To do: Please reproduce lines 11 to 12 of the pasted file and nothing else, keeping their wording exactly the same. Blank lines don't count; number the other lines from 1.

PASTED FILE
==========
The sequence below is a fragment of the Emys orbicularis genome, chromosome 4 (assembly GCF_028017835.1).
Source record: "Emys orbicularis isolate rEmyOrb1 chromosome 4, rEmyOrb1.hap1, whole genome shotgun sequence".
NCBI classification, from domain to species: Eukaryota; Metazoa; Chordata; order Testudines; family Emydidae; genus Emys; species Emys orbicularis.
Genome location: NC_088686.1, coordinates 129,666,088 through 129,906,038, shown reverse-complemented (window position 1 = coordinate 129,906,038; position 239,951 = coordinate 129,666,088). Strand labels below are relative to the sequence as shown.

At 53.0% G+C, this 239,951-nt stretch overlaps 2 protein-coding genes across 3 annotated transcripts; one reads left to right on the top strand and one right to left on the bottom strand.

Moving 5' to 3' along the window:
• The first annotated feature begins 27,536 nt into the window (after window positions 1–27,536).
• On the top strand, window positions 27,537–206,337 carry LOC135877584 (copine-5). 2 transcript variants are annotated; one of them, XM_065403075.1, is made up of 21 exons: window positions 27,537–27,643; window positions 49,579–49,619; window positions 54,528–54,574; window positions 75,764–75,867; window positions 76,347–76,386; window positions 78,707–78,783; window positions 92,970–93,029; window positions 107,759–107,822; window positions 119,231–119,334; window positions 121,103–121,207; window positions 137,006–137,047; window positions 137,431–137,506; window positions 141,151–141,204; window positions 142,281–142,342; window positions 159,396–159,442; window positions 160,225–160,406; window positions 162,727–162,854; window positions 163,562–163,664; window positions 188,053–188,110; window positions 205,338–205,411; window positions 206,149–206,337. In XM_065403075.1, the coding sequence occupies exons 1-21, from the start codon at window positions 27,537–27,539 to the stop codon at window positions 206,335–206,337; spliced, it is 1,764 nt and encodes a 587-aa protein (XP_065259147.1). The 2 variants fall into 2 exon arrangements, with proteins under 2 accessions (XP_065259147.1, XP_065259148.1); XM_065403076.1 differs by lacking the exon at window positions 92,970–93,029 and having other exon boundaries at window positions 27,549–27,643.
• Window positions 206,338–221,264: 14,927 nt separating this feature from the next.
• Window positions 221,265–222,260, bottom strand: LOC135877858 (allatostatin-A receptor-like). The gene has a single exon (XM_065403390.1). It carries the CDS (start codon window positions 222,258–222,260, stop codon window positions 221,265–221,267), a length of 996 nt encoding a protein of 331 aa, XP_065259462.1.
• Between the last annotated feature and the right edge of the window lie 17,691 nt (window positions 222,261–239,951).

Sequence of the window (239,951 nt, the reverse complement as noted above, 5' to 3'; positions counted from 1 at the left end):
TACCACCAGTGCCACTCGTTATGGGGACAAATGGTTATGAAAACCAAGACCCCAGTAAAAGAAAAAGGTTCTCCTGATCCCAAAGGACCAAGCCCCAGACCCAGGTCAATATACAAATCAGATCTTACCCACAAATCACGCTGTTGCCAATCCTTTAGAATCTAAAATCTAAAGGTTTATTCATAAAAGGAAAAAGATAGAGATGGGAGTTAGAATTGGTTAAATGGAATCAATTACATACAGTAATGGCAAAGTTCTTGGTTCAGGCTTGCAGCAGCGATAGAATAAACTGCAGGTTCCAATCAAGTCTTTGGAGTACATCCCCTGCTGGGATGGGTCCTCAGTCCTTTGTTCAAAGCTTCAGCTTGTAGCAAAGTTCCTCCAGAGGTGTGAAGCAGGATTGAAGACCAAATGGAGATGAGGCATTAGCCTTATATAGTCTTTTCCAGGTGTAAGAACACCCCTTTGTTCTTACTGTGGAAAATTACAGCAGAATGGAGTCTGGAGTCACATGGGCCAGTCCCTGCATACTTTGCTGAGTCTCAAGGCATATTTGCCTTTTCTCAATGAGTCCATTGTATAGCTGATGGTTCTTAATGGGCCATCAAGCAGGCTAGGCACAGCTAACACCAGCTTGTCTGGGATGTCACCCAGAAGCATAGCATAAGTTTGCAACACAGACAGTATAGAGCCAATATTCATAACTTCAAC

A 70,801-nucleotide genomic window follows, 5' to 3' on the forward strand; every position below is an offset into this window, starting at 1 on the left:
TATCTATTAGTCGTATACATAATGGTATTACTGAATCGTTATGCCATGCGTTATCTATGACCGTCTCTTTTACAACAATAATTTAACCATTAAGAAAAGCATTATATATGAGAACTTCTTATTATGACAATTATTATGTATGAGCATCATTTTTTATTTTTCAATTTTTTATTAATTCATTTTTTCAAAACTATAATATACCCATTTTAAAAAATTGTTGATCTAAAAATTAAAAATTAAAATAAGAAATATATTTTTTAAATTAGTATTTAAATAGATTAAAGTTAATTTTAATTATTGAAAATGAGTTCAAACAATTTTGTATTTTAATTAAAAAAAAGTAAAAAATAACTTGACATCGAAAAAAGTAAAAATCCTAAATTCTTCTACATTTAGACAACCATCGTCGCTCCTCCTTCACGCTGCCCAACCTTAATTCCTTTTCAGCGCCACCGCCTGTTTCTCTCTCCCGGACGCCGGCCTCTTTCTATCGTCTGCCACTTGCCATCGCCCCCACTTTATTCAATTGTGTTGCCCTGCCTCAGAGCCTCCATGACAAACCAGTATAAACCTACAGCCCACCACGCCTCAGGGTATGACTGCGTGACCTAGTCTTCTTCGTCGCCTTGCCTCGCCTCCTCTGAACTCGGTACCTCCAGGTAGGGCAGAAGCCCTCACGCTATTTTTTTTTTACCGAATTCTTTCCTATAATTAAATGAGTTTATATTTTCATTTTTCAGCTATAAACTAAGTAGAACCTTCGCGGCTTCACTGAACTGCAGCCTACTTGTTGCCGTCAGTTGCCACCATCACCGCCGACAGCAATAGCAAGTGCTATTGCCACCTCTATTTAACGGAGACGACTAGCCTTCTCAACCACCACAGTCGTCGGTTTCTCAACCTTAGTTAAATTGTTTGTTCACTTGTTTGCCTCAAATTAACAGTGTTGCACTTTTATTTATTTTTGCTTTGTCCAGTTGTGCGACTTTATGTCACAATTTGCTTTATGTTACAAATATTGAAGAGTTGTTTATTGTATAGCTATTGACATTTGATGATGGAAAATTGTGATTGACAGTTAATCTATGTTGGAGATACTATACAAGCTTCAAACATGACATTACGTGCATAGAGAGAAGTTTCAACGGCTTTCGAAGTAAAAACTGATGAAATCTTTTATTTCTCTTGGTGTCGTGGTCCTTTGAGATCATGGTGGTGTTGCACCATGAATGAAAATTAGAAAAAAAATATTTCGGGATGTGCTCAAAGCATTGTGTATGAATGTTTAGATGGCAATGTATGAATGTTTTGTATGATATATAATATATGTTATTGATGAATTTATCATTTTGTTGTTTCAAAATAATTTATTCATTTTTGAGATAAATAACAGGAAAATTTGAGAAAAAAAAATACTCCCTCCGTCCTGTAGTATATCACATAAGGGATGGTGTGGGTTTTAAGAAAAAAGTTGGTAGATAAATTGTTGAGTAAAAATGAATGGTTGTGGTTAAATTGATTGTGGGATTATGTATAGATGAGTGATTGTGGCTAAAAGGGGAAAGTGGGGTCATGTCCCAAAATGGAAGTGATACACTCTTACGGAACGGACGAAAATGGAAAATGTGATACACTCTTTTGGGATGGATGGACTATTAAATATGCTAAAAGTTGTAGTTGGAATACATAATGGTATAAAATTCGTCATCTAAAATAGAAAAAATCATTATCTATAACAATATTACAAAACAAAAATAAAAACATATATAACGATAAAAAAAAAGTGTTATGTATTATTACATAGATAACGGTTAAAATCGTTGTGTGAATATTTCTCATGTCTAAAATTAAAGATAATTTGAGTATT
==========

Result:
• Between the last annotated feature and the right edge of the window lie 17,691 nt (window positions 222,261–239,951).

Sequence of the window (239,951 nt, the reverse complement as noted above, 5' to 3'; positions counted from 1 at the left end):